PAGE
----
The musical “The Unsinkable Molly Brown” holds an interesting spot in Colorado history. It’s something Molly Brown House Tour Guide Pam Mahonchak regularly tells visitors.
“Not all of the listeners will remember the original movie musical, ‘The Unsinkable Molly Brown,’ which debuted here in Denver in 1964 at the Aladdin Theater on East Colfax,” Mahonchak said. “I remember it — it was my very first movie that I saw in a real movie theater, not a drive-in.”
That momentous occasion stayed with Mahonchak, but it wasn’t the full story of Margaret Tobin Brown. That story was about to get a new chapter in the wake of the popular Broadway musical-turned-movie.
“The story that it tells is not factually accurate in any way, but boy, was it popular,” she said. “I never say a bad word about that musical because it helped get this house saved six years later.”
The musical was based on the limited information the public knew about Margaret Brown at the time. Some of the myths said she was uneducated, that she once accidentally burned her money in a stove, and that she was rejected by Denver society. But there are larger-than-life details that are true: She really did survive the sinking of the Titanic, for instance. And the museum actively works to highlight the facts over fiction. But, even despite all the tall-tales, without the movie, Denver may have lost the house that Margaret Brown once called home.
The House of Lions, as the Browns’ home was affectionately called, is celebrating its 50th anniversary as a museum this year. A new exhibit reexamining its storied past and present restoration efforts offers visitors the chance to step back through time, not only to the days of Margaret Brown but also the decades-long work to bring back its original splendor. The house had many different lives after Margaret Brown died in 1932. Over the years, it was a boarding house for men, and later, a Jane Addams house for wayward girls.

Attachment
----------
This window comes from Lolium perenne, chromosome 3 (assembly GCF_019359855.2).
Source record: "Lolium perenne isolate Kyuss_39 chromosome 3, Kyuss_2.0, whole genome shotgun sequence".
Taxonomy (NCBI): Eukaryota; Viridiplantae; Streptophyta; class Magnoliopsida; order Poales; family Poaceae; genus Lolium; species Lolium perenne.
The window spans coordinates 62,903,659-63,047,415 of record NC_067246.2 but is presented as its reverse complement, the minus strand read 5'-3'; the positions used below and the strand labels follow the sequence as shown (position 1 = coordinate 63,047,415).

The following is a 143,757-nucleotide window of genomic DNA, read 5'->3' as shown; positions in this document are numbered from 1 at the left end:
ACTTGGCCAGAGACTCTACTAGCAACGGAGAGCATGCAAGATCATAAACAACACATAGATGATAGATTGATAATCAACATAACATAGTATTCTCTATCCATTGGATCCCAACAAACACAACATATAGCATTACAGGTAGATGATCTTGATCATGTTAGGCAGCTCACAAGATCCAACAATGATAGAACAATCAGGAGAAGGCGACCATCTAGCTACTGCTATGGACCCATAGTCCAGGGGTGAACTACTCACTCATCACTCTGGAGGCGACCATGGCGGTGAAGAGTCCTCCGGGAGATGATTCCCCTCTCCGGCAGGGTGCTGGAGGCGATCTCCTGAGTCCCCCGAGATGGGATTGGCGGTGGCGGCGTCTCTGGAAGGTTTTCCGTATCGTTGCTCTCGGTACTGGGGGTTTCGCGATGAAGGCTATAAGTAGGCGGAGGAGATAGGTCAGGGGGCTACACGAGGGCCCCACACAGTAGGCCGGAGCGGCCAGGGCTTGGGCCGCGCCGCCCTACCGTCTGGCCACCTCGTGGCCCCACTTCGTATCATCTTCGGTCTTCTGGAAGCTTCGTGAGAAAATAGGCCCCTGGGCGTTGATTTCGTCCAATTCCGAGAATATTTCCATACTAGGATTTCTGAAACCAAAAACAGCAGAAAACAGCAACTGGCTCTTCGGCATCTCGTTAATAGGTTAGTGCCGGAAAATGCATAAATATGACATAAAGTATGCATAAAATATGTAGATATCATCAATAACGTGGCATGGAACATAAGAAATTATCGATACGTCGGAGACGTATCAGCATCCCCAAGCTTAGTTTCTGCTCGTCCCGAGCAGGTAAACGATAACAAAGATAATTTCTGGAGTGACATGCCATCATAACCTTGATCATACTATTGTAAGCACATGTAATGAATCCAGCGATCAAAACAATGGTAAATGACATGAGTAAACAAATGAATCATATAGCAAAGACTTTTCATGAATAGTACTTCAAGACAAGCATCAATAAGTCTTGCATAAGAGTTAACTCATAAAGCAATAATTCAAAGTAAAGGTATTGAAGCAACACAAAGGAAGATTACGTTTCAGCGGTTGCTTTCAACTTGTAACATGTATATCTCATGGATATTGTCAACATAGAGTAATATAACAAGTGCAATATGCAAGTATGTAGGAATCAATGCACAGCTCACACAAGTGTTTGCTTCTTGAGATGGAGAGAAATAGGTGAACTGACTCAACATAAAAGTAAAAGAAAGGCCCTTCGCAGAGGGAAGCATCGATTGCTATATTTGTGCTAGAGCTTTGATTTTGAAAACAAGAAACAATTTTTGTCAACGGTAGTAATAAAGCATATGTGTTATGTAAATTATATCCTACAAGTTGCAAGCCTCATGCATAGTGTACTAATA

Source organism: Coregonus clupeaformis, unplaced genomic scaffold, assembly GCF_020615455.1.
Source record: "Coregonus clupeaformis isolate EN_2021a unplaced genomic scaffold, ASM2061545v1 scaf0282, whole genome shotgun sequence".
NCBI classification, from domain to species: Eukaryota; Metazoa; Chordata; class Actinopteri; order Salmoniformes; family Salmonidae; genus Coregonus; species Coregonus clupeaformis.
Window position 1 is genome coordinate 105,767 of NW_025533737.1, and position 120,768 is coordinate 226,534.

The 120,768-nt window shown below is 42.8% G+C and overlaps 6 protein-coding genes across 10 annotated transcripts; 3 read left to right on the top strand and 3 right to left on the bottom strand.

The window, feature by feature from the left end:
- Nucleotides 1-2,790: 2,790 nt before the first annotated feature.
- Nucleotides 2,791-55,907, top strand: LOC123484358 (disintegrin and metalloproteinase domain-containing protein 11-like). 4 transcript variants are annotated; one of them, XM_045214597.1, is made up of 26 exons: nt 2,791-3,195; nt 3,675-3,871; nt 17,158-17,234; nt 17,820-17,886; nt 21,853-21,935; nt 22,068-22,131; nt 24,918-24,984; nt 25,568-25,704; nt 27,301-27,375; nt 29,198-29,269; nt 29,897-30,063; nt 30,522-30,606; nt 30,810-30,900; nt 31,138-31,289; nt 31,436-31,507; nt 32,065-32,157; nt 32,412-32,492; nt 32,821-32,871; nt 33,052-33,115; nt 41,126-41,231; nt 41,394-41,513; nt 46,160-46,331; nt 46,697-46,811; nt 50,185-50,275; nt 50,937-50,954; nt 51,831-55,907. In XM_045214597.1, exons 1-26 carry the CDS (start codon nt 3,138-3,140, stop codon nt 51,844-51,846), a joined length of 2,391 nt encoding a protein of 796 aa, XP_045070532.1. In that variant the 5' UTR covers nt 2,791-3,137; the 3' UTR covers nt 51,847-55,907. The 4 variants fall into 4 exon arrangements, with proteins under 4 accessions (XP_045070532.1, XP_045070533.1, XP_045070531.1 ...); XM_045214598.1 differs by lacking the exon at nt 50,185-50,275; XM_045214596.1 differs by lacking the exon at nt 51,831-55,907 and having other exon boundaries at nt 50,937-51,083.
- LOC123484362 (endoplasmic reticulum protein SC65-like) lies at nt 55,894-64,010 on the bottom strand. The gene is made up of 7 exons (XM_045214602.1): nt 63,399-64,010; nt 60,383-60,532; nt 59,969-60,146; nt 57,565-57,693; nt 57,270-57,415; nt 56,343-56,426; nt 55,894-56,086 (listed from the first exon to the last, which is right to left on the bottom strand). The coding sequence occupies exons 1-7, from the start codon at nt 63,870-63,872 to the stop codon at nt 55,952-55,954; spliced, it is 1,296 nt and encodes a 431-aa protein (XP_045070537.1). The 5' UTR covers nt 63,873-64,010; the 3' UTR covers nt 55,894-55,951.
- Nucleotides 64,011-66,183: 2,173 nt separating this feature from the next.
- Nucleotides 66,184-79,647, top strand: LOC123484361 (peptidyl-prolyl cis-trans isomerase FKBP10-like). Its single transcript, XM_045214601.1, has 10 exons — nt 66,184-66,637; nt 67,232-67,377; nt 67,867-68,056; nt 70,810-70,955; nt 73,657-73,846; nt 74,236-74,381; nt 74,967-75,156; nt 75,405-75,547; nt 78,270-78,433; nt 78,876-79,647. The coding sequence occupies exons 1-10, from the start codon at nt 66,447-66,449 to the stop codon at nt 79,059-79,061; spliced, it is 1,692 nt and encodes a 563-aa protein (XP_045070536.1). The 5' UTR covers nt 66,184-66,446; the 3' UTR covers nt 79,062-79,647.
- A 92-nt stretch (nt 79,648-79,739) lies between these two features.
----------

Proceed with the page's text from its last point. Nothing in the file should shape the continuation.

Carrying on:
By the 1960s, the house was in danger of becoming a parking lot. “Urban renewal is sweeping through Denver at the time, and huge swaths of downtown are being bulldozed over for parking lots,” said Andrea Malcomb, museum director of the Molly Brown House.
After sinking tens of thousands of dollars into restoration, the house’s owner Art Leisenring realized he needed more help — and money — to save the house than he could afford. In 1970, he asked fellow Denverites for help. The group of concerned citizens Leisenring brought together became the founding members of Historic Denver, a nonprofit that saves pieces of the city’s past that are in danger of disappearing. Mahonchak’s mother was part of that group. Ever since “The Unsinkable Molly Brown'' premiered in Denver, more and more locals wanted to see the house where the Titanic survivor once lived. The house received support from the public and many prominent Coloradans, like Ann D. Love, the wife of then-Governor John Love.
Malcomb said Historic Denver opened the doors of the house and told visitors to use their imagination to envision the past. But the lack of historic authenticity did not deter curious visitors.